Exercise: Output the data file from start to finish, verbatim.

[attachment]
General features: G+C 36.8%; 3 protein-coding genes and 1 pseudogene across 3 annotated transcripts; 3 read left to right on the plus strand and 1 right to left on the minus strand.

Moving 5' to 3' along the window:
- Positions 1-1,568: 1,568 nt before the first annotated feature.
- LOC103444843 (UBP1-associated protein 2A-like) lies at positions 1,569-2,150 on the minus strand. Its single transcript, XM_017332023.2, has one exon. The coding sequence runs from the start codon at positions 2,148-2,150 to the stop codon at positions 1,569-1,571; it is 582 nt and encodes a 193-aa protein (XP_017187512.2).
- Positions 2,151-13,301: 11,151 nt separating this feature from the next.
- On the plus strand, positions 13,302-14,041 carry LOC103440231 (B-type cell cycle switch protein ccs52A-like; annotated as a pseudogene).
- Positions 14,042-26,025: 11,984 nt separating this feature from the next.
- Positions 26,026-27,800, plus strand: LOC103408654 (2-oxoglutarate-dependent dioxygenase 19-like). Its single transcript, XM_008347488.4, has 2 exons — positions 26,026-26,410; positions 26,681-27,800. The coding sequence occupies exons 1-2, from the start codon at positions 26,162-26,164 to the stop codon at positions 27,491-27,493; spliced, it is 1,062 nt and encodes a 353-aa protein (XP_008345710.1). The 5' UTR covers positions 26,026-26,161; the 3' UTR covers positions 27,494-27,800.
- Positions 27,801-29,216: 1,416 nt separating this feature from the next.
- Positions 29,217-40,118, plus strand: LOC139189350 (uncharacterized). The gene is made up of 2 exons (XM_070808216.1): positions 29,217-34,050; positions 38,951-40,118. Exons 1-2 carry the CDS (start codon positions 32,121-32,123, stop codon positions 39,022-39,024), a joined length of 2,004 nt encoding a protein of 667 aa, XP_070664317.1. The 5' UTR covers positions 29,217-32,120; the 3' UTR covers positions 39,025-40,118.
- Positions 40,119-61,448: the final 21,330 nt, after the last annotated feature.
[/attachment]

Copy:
General features: G+C 36.8%; 3 protein-coding genes and 1 pseudogene across 3 annotated transcripts; 3 read left to right on the plus strand and 1 right to left on the minus strand.

Moving 5' to 3' along the window:
- Positions 1-1,568: 1,568 nt before the first annotated feature.
- LOC103444843 (UBP1-associated protein 2A-like) lies at positions 1,569-2,150 on the minus strand. Its single transcript, XM_017332023.2, has one exon. The coding sequence runs from the start codon at positions 2,148-2,150 to the stop codon at positions 1,569-1,571; it is 582 nt and encodes a 193-aa protein (XP_017187512.2).
- Positions 2,151-13,301: 11,151 nt separating this feature from the next.
- On the plus strand, positions 13,302-14,041 carry LOC103440231 (B-type cell cycle switch protein ccs52A-like; annotated as a pseudogene).
- Positions 14,042-26,025: 11,984 nt separating this feature from the next.
- Positions 26,026-27,800, plus strand: LOC103408654 (2-oxoglutarate-dependent dioxygenase 19-like). Its single transcript, XM_008347488.4, has 2 exons — positions 26,026-26,410; positions 26,681-27,800. The coding sequence occupies exons 1-2, from the start codon at positions 26,162-26,164 to the stop codon at positions 27,491-27,493; spliced, it is 1,062 nt and encodes a 353-aa protein (XP_008345710.1). The 5' UTR covers positions 26,026-26,161; the 3' UTR covers positions 27,494-27,800.
- Positions 27,801-29,216: 1,416 nt separating this feature from the next.
- Positions 29,217-40,118, plus strand: LOC139189350 (uncharacterized). The gene is made up of 2 exons (XM_070808216.1): positions 29,217-34,050; positions 38,951-40,118. Exons 1-2 carry the CDS (start codon positions 32,121-32,123, stop codon positions 39,022-39,024), a joined length of 2,004 nt encoding a protein of 667 aa, XP_070664317.1. The 5' UTR covers positions 29,217-32,120; the 3' UTR covers positions 39,025-40,118.
- Positions 40,119-61,448: the final 21,330 nt, after the last annotated feature.